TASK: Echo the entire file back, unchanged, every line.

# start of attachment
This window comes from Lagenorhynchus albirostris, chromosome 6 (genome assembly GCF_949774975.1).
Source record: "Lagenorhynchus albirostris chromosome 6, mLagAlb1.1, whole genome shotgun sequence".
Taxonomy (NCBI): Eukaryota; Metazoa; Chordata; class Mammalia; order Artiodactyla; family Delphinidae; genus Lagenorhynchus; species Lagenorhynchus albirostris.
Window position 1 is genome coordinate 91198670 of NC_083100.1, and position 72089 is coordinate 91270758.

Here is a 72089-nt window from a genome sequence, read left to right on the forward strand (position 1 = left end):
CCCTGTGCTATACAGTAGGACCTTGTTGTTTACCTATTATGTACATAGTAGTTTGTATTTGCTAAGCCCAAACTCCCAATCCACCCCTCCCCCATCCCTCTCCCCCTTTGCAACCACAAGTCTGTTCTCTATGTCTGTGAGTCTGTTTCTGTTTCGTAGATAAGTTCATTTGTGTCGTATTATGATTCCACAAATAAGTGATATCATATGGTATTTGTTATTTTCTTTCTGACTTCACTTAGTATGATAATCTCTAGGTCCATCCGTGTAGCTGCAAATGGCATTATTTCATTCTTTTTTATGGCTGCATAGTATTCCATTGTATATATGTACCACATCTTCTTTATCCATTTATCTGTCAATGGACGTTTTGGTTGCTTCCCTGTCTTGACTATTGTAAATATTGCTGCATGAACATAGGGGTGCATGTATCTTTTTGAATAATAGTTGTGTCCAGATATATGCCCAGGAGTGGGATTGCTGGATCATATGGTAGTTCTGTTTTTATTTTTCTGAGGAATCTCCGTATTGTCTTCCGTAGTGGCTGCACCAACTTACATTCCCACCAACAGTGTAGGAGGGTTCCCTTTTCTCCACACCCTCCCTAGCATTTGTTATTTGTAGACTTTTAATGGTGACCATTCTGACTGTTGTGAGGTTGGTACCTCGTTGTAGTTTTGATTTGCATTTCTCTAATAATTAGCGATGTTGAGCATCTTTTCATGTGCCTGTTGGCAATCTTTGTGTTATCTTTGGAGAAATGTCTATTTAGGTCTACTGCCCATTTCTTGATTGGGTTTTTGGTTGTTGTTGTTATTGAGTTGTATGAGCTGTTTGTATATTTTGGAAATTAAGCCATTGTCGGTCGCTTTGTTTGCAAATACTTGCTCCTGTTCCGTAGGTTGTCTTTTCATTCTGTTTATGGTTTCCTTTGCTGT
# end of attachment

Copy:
This window comes from Lagenorhynchus albirostris, chromosome 6 (genome assembly GCF_949774975.1).
Source record: "Lagenorhynchus albirostris chromosome 6, mLagAlb1.1, whole genome shotgun sequence".
Taxonomy (NCBI): Eukaryota; Metazoa; Chordata; class Mammalia; order Artiodactyla; family Delphinidae; genus Lagenorhynchus; species Lagenorhynchus albirostris.
Window position 1 is genome coordinate 91198670 of NC_083100.1, and position 72089 is coordinate 91270758.

Here is a 72089-nt window from a genome sequence, read left to right on the forward strand (position 1 = left end):
CCCTGTGCTATACAGTAGGACCTTGTTGTTTACCTATTATGTACATAGTAGTTTGTATTTGCTAAGCCCAAACTCCCAATCCACCCCTCCCCCATCCCTCTCCCCCTTTGCAACCACAAGTCTGTTCTCTATGTCTGTGAGTCTGTTTCTGTTTCGTAGATAAGTTCATTTGTGTCGTATTATGATTCCACAAATAAGTGATATCATATGGTATTTGTTATTTTCTTTCTGACTTCACTTAGTATGATAATCTCTAGGTCCATCCGTGTAGCTGCAAATGGCATTATTTCATTCTTTTTTATGGCTGCATAGTATTCCATTGTATATATGTACCACATCTTCTTTATCCATTTATCTGTCAATGGACGTTTTGGTTGCTTCCCTGTCTTGACTATTGTAAATATTGCTGCATGAACATAGGGGTGCATGTATCTTTTTGAATAATAGTTGTGTCCAGATATATGCCCAGGAGTGGGATTGCTGGATCATATGGTAGTTCTGTTTTTATTTTTCTGAGGAATCTCCGTATTGTCTTCCGTAGTGGCTGCACCAACTTACATTCCCACCAACAGTGTAGGAGGGTTCCCTTTTCTCCACACCCTCCCTAGCATTTGTTATTTGTAGACTTTTAATGGTGACCATTCTGACTGTTGTGAGGTTGGTACCTCGTTGTAGTTTTGATTTGCATTTCTCTAATAATTAGCGATGTTGAGCATCTTTTCATGTGCCTGTTGGCAATCTTTGTGTTATCTTTGGAGAAATGTCTATTTAGGTCTACTGCCCATTTCTTGATTGGGTTTTTGGTTGTTGTTGTTATTGAGTTGTATGAGCTGTTTGTATATTTTGGAAATTAAGCCATTGTCGGTCGCTTTGTTTGCAAATACTTGCTCCTGTTCCGTAGGTTGTCTTTTCATTCTGTTTATGGTTTCCTTTGCTGT